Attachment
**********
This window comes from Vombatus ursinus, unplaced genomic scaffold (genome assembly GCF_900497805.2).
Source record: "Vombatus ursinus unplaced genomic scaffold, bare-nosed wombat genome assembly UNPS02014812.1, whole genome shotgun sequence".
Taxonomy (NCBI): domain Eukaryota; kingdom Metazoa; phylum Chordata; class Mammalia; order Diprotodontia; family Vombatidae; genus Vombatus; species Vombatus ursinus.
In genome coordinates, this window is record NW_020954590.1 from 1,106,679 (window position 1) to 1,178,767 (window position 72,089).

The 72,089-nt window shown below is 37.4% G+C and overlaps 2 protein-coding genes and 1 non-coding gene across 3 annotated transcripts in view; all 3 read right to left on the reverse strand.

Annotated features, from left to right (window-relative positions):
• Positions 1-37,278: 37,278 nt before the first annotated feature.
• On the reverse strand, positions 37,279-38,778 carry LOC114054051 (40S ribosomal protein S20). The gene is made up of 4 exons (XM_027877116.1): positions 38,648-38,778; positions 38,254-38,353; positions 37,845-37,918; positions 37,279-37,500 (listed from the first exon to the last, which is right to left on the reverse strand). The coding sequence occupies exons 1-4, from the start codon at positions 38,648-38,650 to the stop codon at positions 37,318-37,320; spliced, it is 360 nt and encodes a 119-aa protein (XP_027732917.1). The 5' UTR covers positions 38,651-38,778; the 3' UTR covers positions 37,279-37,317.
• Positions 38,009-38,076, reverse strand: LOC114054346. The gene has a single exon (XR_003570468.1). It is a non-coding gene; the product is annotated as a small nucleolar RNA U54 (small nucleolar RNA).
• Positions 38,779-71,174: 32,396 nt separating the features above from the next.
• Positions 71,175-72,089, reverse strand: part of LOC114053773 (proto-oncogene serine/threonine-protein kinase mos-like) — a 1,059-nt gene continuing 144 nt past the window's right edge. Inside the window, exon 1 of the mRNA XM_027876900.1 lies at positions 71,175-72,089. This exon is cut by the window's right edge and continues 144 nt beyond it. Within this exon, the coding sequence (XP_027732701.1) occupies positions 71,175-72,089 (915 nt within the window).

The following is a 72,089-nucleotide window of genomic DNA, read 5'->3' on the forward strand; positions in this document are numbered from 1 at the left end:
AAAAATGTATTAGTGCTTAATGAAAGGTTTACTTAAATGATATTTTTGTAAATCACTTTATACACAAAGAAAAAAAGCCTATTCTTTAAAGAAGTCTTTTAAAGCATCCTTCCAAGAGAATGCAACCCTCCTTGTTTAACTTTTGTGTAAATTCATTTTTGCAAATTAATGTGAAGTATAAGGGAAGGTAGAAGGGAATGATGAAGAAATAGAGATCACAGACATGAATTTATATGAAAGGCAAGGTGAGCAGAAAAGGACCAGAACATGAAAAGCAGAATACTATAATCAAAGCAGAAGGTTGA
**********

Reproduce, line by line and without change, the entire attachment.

This window comes from Vombatus ursinus, unplaced genomic scaffold (genome assembly GCF_900497805.2).
Source record: "Vombatus ursinus unplaced genomic scaffold, bare-nosed wombat genome assembly UNPS02014812.1, whole genome shotgun sequence".
Taxonomy (NCBI): domain Eukaryota; kingdom Metazoa; phylum Chordata; class Mammalia; order Diprotodontia; family Vombatidae; genus Vombatus; species Vombatus ursinus.
In genome coordinates, this window is record NW_020954590.1 from 1,106,679 (window position 1) to 1,178,767 (window position 72,089).

The 72,089-nt window shown below is 37.4% G+C and overlaps 2 protein-coding genes and 1 non-coding gene across 3 annotated transcripts in view; all 3 read right to left on the reverse strand.

Annotated features, from left to right (window-relative positions):
• Positions 1-37,278: 37,278 nt before the first annotated feature.
• On the reverse strand, positions 37,279-38,778 carry LOC114054051 (40S ribosomal protein S20). The gene is made up of 4 exons (XM_027877116.1): positions 38,648-38,778; positions 38,254-38,353; positions 37,845-37,918; positions 37,279-37,500 (listed from the first exon to the last, which is right to left on the reverse strand). The coding sequence occupies exons 1-4, from the start codon at positions 38,648-38,650 to the stop codon at positions 37,318-37,320; spliced, it is 360 nt and encodes a 119-aa protein (XP_027732917.1). The 5' UTR covers positions 38,651-38,778; the 3' UTR covers positions 37,279-37,317.
• Positions 38,009-38,076, reverse strand: LOC114054346. The gene has a single exon (XR_003570468.1). It is a non-coding gene; the product is annotated as a small nucleolar RNA U54 (small nucleolar RNA).
• Positions 38,779-71,174: 32,396 nt separating the features above from the next.
• Positions 71,175-72,089, reverse strand: part of LOC114053773 (proto-oncogene serine/threonine-protein kinase mos-like) — a 1,059-nt gene continuing 144 nt past the window's right edge. Inside the window, exon 1 of the mRNA XM_027876900.1 lies at positions 71,175-72,089. This exon is cut by the window's right edge and continues 144 nt beyond it. Within this exon, the coding sequence (XP_027732701.1) occupies positions 71,175-72,089 (915 nt within the window).

The following is a 72,089-nucleotide window of genomic DNA, read 5'->3' on the forward strand; positions in this document are numbered from 1 at the left end:
AAAAATGTATTAGTGCTTAATGAAAGGTTTACTTAAATGATATTTTTGTAAATCACTTTATACACAAAGAAAAAAAGCCTATTCTTTAAAGAAGTCTTTTAAAGCATCCTTCCAAGAGAATGCAACCCTCCTTGTTTAACTTTTGTGTAAATTCATTTTTGCAAATTAATGTGAAGTATAAGGGAAGGTAGAAGGGAATGATGAAGAAATAGAGATCACAGACATGAATTTATATGAAAGGCAAGGTGAGCAGAAAAGGACCAGAACATGAAAAGCAGAATACTATAATCAAAGCAGAAGGTTGA